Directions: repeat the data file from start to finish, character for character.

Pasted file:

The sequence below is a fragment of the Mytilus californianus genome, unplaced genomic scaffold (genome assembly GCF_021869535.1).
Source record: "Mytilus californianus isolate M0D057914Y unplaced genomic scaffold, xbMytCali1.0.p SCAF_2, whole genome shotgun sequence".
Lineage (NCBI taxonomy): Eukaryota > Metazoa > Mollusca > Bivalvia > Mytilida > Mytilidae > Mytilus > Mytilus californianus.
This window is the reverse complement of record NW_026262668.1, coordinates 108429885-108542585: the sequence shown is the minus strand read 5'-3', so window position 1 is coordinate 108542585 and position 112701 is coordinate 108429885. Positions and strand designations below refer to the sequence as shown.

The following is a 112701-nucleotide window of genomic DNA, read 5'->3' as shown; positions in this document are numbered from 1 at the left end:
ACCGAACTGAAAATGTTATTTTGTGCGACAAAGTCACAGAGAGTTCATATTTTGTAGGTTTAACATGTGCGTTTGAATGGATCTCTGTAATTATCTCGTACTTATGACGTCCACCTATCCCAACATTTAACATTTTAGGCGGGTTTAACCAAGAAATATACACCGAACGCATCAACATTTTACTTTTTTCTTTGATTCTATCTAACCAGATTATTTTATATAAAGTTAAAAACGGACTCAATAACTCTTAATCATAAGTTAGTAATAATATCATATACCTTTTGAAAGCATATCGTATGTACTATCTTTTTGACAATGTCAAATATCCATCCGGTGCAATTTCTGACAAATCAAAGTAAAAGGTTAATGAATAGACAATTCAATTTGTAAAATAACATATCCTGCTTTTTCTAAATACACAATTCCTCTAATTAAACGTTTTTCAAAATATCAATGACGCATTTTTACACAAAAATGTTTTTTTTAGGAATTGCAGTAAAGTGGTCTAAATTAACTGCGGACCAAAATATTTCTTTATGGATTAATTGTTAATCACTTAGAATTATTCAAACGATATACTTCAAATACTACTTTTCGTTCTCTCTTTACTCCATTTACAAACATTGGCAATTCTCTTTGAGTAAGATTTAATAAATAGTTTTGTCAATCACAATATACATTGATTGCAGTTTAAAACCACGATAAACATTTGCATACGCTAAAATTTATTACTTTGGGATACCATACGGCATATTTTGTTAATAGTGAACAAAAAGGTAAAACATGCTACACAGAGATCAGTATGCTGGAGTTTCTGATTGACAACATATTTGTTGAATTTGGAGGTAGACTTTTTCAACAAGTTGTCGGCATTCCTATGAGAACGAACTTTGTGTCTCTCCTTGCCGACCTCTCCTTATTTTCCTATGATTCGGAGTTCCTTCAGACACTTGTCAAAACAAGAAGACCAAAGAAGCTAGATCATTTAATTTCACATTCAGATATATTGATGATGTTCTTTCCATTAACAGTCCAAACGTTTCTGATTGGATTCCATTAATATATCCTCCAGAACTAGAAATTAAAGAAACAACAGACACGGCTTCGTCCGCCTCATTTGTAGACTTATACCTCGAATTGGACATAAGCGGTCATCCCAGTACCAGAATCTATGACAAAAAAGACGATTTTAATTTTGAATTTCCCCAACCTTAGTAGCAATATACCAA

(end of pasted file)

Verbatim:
The sequence below is a fragment of the Mytilus californianus genome, unplaced genomic scaffold (genome assembly GCF_021869535.1).
Source record: "Mytilus californianus isolate M0D057914Y unplaced genomic scaffold, xbMytCali1.0.p SCAF_2, whole genome shotgun sequence".
Lineage (NCBI taxonomy): Eukaryota > Metazoa > Mollusca > Bivalvia > Mytilida > Mytilidae > Mytilus > Mytilus californianus.
This window is the reverse complement of record NW_026262668.1, coordinates 108429885-108542585: the sequence shown is the minus strand read 5'-3', so window position 1 is coordinate 108542585 and position 112701 is coordinate 108429885. Positions and strand designations below refer to the sequence as shown.

The following is a 112701-nucleotide window of genomic DNA, read 5'->3' as shown; positions in this document are numbered from 1 at the left end:
ACCGAACTGAAAATGTTATTTTGTGCGACAAAGTCACAGAGAGTTCATATTTTGTAGGTTTAACATGTGCGTTTGAATGGATCTCTGTAATTATCTCGTACTTATGACGTCCACCTATCCCAACATTTAACATTTTAGGCGGGTTTAACCAAGAAATATACACCGAACGCATCAACATTTTACTTTTTTCTTTGATTCTATCTAACCAGATTATTTTATATAAAGTTAAAAACGGACTCAATAACTCTTAATCATAAGTTAGTAATAATATCATATACCTTTTGAAAGCATATCGTATGTACTATCTTTTTGACAATGTCAAATATCCATCCGGTGCAATTTCTGACAAATCAAAGTAAAAGGTTAATGAATAGACAATTCAATTTGTAAAATAACATATCCTGCTTTTTCTAAATACACAATTCCTCTAATTAAACGTTTTTCAAAATATCAATGACGCATTTTTACACAAAAATGTTTTTTTTAGGAATTGCAGTAAAGTGGTCTAAATTAACTGCGGACCAAAATATTTCTTTATGGATTAATTGTTAATCACTTAGAATTATTCAAACGATATACTTCAAATACTACTTTTCGTTCTCTCTTTACTCCATTTACAAACATTGGCAATTCTCTTTGAGTAAGATTTAATAAATAGTTTTGTCAATCACAATATACATTGATTGCAGTTTAAAACCACGATAAACATTTGCATACGCTAAAATTTATTACTTTGGGATACCATACGGCATATTTTGTTAATAGTGAACAAAAAGGTAAAACATGCTACACAGAGATCAGTATGCTGGAGTTTCTGATTGACAACATATTTGTTGAATTTGGAGGTAGACTTTTTCAACAAGTTGTCGGCATTCCTATGAGAACGAACTTTGTGTCTCTCCTTGCCGACCTCTCCTTATTTTCCTATGATTCGGAGTTCCTTCAGACACTTGTCAAAACAAGAAGACCAAAGAAGCTAGATCATTTAATTTCACATTCAGATATATTGATGATGTTCTTTCCATTAACAGTCCAAACGTTTCTGATTGGATTCCATTAATATATCCTCCAGAACTAGAAATTAAAGAAACAACAGACACGGCTTCGTCCGCCTCATTTGTAGACTTATACCTCGAATTGGACATAAGCGGTCATCCCAGTACCAGAATCTATGACAAAAAAGACGATTTTAATTTTGAATTTCCCCAACCTTAGTAGCAATATACCAA